Older adults’ suggestions to engage other older adults in health and healthcare: a qualitative study conducted in western Canada
Received 6 November 2018
Accepted for publication 26 January 2019
Published 21 February 2019 Volume 2019:13 Pages 331—337
Checked for plagiarism Yes
Review by Single-blind
Peer reviewer comments 3
Editor who approved publication: Dr Johnny Chen
Huey-Ming Tzeng,1 Udoka Okpalauwaekwe,2 Chang-Yi Yin3
1College of Nursing, University of Saskatchewan, Saskatoon, SK, Canada; 2Department of Academic Family Medicine, College of Medicine, University of Saskatchewan, Saskatoon, SK, Canada; 3Taiwan History Research Foundation, Taipei, Taiwan
Aim: This qualitative study reports identified themes from suggestions made by 533 Canadian older adults, aged ≥65 years in response to the open-ended question contained in a Saskatchewan Telephone Survey: “What suggestions can you make to engage someone in their health and healthcare?”.
Background: In 2016, seniors accounted for 16.9% of the Canadian population. As Canadians age over the next 30 years, emergency room visits are predicted to increase by 40%, outpacing the expected 30% population growth. Avoiding this increase could save the nation about $210 million annually. A recent US study reported that the ability of seniors to carry out self-care actions predicted lower likelihood of emergency department use within 3 months.
Materials and methods: We conducted a secondary data analysis based on a province-wide, cross-sectional Saskatchewan (Canada) Telephone Survey of seniors’ self-care needs conducted in March–June 2018 (N=1,000). Results were analyzed using qualitative thematic content analysis. Data were charted and coded separately by two researchers; coding conflicts were resolved by consensus.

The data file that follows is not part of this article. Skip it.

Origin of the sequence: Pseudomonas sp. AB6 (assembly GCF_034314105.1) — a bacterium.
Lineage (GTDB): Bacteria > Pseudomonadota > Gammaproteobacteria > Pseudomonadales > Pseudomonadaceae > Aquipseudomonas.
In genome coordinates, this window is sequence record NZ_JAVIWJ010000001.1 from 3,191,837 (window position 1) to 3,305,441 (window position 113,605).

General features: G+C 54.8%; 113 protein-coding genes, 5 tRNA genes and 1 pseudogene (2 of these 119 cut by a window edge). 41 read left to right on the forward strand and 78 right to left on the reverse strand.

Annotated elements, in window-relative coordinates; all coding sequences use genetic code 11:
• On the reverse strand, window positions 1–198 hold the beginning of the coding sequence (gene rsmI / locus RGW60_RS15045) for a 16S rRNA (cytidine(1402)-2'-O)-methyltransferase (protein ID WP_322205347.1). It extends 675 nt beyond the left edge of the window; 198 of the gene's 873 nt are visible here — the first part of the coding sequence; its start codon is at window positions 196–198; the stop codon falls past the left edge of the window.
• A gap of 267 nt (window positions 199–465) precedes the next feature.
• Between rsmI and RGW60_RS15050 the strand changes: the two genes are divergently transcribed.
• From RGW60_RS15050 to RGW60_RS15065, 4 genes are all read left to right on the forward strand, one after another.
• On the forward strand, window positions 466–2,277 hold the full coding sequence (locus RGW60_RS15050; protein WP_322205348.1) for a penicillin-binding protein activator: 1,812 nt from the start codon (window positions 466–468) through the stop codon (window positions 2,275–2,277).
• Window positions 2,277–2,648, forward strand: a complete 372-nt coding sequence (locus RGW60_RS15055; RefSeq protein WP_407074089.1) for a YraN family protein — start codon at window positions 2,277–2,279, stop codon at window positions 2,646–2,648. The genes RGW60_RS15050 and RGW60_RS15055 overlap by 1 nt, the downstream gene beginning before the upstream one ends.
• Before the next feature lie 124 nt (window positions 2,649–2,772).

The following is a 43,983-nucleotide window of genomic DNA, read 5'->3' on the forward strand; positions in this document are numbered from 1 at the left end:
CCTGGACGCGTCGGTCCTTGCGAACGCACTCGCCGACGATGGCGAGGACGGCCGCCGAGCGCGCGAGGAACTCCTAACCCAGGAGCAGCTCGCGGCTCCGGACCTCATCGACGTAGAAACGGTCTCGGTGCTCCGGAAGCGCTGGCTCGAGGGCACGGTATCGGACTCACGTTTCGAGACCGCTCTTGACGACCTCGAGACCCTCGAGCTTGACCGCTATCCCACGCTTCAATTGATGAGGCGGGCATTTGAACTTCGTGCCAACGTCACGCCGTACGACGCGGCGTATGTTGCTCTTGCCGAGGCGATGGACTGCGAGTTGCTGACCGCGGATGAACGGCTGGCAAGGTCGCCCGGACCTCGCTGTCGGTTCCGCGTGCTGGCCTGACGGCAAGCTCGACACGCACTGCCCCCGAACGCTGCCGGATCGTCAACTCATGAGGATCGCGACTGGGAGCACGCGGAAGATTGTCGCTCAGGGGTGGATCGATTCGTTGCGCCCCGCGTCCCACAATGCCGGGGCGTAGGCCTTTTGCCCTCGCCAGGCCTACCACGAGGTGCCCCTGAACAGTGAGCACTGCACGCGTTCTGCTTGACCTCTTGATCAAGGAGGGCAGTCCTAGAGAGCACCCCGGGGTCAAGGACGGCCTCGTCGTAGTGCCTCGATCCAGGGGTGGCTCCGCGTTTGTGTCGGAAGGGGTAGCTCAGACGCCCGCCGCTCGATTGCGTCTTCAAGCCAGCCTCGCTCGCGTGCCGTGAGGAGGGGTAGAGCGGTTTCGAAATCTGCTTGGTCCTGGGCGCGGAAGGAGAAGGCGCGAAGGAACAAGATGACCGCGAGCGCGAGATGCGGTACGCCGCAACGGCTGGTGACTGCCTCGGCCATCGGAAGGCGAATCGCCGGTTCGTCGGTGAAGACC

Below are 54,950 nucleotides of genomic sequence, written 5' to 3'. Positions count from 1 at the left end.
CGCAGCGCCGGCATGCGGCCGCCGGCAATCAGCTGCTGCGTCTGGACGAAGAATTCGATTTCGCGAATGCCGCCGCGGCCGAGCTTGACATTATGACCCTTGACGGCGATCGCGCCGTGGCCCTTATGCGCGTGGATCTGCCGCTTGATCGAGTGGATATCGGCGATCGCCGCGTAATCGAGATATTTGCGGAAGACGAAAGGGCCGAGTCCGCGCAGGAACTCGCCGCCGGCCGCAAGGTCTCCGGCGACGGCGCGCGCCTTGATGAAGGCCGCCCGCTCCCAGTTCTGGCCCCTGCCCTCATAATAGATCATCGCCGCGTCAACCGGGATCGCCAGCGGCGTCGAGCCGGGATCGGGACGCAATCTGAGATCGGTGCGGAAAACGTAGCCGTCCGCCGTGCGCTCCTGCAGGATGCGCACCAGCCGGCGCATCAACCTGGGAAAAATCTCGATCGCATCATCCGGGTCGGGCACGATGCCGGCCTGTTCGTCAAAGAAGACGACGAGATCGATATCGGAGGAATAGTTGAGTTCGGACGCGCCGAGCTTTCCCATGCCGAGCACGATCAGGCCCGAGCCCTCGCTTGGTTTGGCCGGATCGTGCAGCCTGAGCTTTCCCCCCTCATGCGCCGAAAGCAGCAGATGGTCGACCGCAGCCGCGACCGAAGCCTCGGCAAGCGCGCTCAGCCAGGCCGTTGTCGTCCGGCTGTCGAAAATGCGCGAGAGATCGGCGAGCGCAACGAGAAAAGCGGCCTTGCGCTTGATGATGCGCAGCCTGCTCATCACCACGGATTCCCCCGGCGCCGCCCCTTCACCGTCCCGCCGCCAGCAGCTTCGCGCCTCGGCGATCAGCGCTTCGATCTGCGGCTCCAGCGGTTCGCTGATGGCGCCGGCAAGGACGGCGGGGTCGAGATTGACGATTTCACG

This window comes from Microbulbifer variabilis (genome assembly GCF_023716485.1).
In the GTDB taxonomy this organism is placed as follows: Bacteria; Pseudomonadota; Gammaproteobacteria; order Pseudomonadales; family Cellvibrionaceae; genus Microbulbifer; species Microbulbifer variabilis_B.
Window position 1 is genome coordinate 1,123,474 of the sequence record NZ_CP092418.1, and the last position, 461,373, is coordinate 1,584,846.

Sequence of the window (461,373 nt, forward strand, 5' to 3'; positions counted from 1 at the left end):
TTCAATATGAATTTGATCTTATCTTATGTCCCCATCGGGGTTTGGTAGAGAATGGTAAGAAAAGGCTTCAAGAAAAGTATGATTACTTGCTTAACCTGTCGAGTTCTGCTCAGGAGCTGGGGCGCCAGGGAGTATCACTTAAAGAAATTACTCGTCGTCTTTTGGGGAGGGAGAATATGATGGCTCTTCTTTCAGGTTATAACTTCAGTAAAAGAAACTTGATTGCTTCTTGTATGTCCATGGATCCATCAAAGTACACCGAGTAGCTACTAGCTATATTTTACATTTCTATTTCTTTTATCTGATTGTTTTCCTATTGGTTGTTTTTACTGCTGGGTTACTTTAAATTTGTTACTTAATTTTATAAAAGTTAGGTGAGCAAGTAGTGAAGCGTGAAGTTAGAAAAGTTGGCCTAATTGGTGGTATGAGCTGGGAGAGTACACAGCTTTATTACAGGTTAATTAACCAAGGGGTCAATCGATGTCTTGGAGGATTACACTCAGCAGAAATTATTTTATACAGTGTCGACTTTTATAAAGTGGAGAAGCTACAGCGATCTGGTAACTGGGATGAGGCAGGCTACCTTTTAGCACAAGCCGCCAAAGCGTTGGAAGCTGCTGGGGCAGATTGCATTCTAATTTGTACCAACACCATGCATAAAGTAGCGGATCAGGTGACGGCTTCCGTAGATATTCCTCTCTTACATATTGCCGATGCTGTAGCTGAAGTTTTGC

Results: A total of 533 seniors answered the open-ended question. Content analysis resulted in 11 contextual content areas with 956 total suggestions. Five key themes emerged, which included the following: feasible healthcare access, being proactive toward healthy living, having social support systems, being more open to alternative medicine, and other self-care options, and having more trained healthcare professionals to care for seniors.
Conclusion: This study reveals facilitators and challenges that currently face seniors. Seniors want equitable access to professional healthcare services and an environment that fosters self-care actions in everyday living. There is a gap in supports that would assist seniors to engage in their health and healthcare. Additional research on this issue could further inform health and human service providers to develop patient-centered strategies for promoting self-care among seniors.
Keywords: patient empowerment, self-management, Canadian healthcare system, healthcare access, healthy living, social support, alternative medicine, health care professional training, active living, care navigation
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